University of Sydney Algebra Seminar

Arun Ram (University of Melbourne)

Full Schedule of Lectures:
1) Tuesday June 14, 12-1pm, Carslaw 375
2) Thursday June 16, 12-1pm, Carslaw 375
3) Friday June 17, 12-1pm, Carslaw 375

Tuesday 14 June, 12-1pm, Place: Carslaw 375

Combinatorics of the Loop Grassmannian

I will explain what the loop Grassmannian and the affine flag variety are and how to label their points. This labelling is a refinement of the labelling of crystal bases by Littelmann paths. I’ll show the picture which summarises the connection to the affine Hecke algebra and the spherical affine Hecke algebra. I’ll give a summary of the relationship between Mirkovic-Vilonen cycles and the crystal bases and explain how this is reflected in the path model indexing.

Thursday 16 June, 12-1pm, Place: Carslaw 375

Combinatorics of representations of affine Lie algebras

This will be a survey of my current understanding of the combinatorial representation theory of affine Lie algebras. For category O at negative level, Verma modules have finite composition series with decomposition numbers determined by Kazhdan-Lusztig polynomials. The structure of affine Weyl group orbits controls the pretty patterns. For category O at positive level, Verma modules have infinite compositions with decomposition numbers given by inverse Kazhdan-Lusztig polynomials, and at critical level, the patterns correspond to the periodic Kazhdan-Lusztig polynomials. I’ll also discuss parabolic category O. Finite dimensional modules (which are level 0) are indexed by Drinfeld polynomials and then there are various collections of smooth representations where our combinatorial understanding has increased greatly in recent years.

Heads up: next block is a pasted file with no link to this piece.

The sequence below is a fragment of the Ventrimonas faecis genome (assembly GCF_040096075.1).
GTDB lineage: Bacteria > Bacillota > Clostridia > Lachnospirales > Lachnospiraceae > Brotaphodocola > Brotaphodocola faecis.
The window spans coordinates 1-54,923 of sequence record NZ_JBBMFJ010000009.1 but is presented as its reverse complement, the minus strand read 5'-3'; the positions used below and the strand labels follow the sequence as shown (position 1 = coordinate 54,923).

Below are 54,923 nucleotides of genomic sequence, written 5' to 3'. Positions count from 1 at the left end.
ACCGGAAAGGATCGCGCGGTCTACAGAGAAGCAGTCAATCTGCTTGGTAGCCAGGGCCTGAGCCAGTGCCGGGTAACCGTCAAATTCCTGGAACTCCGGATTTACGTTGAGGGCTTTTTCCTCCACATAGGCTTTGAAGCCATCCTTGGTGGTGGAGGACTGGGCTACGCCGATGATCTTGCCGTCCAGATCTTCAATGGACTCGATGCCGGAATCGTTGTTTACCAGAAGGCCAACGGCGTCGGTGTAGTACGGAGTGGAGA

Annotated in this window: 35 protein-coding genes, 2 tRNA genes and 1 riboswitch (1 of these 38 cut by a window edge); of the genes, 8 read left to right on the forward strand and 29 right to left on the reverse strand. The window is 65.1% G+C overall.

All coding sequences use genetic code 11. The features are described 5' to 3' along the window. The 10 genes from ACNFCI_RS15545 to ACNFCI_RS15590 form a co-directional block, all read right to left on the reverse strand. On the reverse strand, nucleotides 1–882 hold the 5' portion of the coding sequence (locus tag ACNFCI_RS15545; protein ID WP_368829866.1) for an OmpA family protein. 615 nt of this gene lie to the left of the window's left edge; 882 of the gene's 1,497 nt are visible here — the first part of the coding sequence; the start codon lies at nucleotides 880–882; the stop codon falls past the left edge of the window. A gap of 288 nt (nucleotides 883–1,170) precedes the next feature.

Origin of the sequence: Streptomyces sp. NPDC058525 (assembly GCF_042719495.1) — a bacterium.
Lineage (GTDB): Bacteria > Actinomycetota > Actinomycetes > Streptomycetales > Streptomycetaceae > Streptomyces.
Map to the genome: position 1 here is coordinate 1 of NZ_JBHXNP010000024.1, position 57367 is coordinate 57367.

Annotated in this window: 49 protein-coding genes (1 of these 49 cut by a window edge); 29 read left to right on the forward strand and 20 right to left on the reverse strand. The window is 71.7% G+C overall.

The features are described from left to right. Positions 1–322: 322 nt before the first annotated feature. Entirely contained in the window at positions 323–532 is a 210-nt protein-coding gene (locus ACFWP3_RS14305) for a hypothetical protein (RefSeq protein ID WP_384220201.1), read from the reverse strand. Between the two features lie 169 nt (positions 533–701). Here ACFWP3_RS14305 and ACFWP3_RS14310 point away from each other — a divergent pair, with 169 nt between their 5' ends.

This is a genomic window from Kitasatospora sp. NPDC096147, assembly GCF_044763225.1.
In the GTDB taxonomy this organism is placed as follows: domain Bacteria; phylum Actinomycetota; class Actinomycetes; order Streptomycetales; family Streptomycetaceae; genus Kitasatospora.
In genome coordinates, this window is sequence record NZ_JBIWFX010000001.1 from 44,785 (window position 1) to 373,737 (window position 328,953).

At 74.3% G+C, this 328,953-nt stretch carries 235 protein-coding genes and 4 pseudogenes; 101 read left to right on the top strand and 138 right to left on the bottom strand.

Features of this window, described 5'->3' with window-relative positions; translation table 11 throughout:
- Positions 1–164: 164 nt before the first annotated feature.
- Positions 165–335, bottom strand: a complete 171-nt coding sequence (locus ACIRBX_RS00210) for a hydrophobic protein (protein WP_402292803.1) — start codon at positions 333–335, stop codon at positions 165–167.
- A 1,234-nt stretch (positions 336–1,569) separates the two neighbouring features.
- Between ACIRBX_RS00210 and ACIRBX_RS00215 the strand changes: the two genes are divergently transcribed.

Friday 17 June, 12-1pm, Place: Carslaw 375

Combinatorics of affine Springer fibres

This talk will be a survey of the relation between affine Springer fibres and representations of the double affine Hecke algebra. I will likely focus on a favourite example of the elliptic homogeneous case where I can draw a nice picture illustrating how the affine Springer fibre is decomposed into cells indexed by connected components of complement of a hyperplane arrangement called the Shi arrangement (the same one that appears in the K-theory version of the Chevalley-Shephard-Todd theorem for reflection groups). These regions then correspond to a Macdonald polynomial basis of the corresponding representation of the double affine Hecke algebra.